Command & Colors: Ancients – Boardgame Review
Command & Colors: Ancients (GMT) occupies an uneasy position on the gaming spectrum. It is caught between being a casual game with a theme of ancient warfare and a more serious wargame covering ancient battles. Ultimately it cannot decide which it seeks to be. The complexity of some of the mechanics will frustrate players seeking an easily teachable game, while the historian will wonder why the gameplay hasn’t been adjusted to cleave more closely to history (which it often seems could have been done without burdening the base engine). Having said that, the game overcomes these faults to provide an enjoyable experience, and is worth a look if the period interests you.
What the Publisher Has to Say
Commands & Colors: Ancients allows you to re-fight epic battles of the ancient world. Here the focus is on the two rivals for power in the Western Mediterranean – Carthage and Rome. Will you, as Hannibal, triumph over larger Roman armies; or as Scipio Africanus, will you beat Hannibal with newer tactics of your own?
Units in both armies can only move and fight when ordered. The command playing cards supply those orders, providing an element of luck that creates a fog of war and presents players with both challenges and opportunities. You must maximize your opportunities by playing your command cards judiciously. How well you handle the diverse units, their weapons, and the terrain, will determine victory.
Commands & Colors: Ancients contains the battles of Akragas, Crimissos River, Ticinus River, Lake Trasimenus, Cannae, Dertosa, Castulo, Baecula, Ilipa, and Zama.
C&C: Ancients is the latest iteration of Richard Borg’s Command and Colors system (previously seen in Battle Cry (Avalon Hill) and Memoir ’44 (Days of Wonder)). Essentially, it is a fast playing game with a pseudo-historical conflict theme and a diverse number of scenarios based (loosely) on actual engagements between Carthage and Rome. Players are generally trying to defeat the enemy army by destroying a certain number of units to win – some scenarios may offer other objectives as alternate means of obtaining victory points.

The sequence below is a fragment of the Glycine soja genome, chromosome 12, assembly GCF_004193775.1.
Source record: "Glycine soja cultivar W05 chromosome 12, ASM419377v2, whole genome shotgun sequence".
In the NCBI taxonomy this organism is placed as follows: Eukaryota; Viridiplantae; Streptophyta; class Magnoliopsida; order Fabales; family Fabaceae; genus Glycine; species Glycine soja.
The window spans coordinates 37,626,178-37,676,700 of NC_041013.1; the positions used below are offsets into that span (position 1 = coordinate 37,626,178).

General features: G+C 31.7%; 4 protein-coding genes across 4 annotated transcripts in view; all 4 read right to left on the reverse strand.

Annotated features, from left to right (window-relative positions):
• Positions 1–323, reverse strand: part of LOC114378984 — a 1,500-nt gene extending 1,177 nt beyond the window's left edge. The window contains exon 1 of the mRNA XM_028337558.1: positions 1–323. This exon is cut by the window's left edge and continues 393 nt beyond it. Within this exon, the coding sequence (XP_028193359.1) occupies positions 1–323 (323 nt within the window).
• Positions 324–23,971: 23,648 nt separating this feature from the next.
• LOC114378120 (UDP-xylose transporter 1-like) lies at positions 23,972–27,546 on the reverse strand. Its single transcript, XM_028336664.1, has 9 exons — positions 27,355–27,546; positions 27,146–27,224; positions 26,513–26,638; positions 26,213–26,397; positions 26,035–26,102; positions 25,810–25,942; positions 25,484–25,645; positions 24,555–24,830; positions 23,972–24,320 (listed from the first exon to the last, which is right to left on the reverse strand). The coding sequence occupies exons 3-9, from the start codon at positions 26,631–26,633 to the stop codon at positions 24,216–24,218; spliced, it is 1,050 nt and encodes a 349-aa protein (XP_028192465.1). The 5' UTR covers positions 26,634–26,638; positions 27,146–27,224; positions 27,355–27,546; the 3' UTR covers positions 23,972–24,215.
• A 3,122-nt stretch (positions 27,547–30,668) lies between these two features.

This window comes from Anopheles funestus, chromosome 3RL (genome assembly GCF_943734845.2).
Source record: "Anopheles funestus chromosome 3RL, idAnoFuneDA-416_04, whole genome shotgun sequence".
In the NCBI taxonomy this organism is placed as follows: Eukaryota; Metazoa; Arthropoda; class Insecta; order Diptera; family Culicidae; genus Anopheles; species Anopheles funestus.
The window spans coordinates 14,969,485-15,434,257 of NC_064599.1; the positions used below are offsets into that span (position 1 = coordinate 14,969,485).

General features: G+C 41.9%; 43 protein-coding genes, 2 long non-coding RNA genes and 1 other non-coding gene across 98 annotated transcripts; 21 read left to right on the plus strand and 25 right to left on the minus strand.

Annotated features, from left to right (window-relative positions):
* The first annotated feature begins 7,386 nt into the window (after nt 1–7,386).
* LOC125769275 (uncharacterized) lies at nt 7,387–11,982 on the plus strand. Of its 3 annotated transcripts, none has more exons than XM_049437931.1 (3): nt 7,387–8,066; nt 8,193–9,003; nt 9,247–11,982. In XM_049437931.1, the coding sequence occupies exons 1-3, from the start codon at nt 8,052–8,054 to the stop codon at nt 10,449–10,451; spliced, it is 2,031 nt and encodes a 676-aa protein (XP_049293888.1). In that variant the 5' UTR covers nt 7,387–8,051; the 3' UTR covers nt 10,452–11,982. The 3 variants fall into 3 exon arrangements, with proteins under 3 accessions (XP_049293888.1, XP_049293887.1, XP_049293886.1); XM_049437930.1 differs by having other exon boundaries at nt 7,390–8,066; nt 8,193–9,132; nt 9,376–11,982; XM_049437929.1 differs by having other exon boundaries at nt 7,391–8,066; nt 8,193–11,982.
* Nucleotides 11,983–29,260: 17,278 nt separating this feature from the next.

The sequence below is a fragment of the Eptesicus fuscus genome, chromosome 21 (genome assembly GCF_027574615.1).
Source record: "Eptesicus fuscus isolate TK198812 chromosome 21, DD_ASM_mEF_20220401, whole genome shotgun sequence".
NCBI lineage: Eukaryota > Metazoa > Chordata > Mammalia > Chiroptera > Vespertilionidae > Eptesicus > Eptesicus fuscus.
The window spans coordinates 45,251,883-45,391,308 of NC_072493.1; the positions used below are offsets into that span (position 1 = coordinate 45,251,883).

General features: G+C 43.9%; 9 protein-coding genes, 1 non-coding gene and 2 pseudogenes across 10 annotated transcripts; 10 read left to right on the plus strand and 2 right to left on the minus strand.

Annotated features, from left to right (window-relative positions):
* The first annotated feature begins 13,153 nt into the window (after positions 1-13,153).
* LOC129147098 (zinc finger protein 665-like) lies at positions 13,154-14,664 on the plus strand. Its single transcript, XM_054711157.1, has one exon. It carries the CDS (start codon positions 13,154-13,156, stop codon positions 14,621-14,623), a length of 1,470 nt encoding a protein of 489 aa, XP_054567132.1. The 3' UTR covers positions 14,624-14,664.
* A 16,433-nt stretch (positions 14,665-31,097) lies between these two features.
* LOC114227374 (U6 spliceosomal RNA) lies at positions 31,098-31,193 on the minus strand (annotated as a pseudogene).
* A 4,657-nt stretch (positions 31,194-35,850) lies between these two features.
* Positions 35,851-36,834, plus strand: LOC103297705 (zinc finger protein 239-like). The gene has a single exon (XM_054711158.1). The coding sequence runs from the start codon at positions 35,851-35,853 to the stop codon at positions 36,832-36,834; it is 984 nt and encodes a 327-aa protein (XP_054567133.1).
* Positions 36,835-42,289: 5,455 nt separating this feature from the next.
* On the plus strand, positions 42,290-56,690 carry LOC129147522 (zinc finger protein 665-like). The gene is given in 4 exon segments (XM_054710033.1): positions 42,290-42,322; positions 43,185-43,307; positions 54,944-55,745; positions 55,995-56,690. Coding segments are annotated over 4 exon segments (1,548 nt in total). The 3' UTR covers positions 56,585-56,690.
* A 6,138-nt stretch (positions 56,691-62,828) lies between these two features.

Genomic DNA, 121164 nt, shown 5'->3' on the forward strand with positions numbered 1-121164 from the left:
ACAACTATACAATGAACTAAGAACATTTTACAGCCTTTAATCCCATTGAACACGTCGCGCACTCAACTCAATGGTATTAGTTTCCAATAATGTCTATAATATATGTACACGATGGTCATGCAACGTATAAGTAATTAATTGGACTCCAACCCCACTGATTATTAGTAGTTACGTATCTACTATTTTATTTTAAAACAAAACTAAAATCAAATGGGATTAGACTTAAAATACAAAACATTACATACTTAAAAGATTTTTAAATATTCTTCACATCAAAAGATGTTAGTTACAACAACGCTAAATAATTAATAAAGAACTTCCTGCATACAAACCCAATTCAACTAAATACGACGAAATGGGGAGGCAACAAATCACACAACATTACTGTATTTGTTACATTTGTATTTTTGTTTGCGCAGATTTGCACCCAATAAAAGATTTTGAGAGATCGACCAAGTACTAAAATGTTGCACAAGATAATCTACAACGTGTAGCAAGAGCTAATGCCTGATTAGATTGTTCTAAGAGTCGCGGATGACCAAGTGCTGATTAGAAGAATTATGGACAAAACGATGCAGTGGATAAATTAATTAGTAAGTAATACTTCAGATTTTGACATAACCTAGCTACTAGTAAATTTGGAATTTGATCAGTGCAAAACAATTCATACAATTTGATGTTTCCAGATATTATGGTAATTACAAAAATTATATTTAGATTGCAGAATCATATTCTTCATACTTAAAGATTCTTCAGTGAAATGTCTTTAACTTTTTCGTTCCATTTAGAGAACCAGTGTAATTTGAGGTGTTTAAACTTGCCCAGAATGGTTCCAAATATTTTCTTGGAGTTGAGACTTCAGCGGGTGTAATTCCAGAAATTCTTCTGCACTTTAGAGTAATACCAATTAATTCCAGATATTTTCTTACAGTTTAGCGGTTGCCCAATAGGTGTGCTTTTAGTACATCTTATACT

A great deal of care went into the physical presentation of C&C: Ancients. Units are represented by wooden blocks of varying size (infantry being the smallest and elephants the largest), with stickers affixed to each side to indicate the type of troops. As a unit takes losses, blocks are removed until none are left and the unit is eliminated. The blocks are hardwood and sprayed gray for Roman units and brown for Carthaginian. Unfortunately, some of the blocks in my copy arrived cracked; a couple even had good sized divots missing from them. Also, GMT, in its zeal to provide the consumer with spare labels, made a mistake or two in denoting which labels to apply and which to retain – players should follow the diagram in the rulebook rather than the label sheets.
The sitckers and the huge bag of blocks. You may spend one session just building the game!
Because of the great number of blocks needed to play even a smaller scenario, a considerable investment of time is needed upfront to get the game ready for play. Of course, once the job’s been done once, it won’t need to be repeated, but buyers should realize that they’ll need a couple hours to sticker everything in the box.
There are also seven dice to be stickered, creating a bit of a problem. The dice faces are too small for the stickers provided – players will either need to trim the stickers, substitute the dice, or print the labels again. Some dice may also have ‘flash’ (excess plastic) on the sides as a result of the molding process, which will need to be trimmed away.
The map is heavy cardstock and can fit inside a poster frame if players want assistance in keeping it flat and steadied. Terrain tiles are provided for the scenarios and feature effective art on thick cardboard – there are enough provided so that players will be able to exercise considerable freedom in designing their own battlefields.
Overall, the components reflect a small print run publisher operating at the limits of its capabilities. C&C: Ancients looks good and the components certainly provide a solid ‘heft’ to the product, but players will need to do a certain amount of handiwork to put the whole thing together, which can be annoying when your aim is to open it up and dive right in!
The Game in Play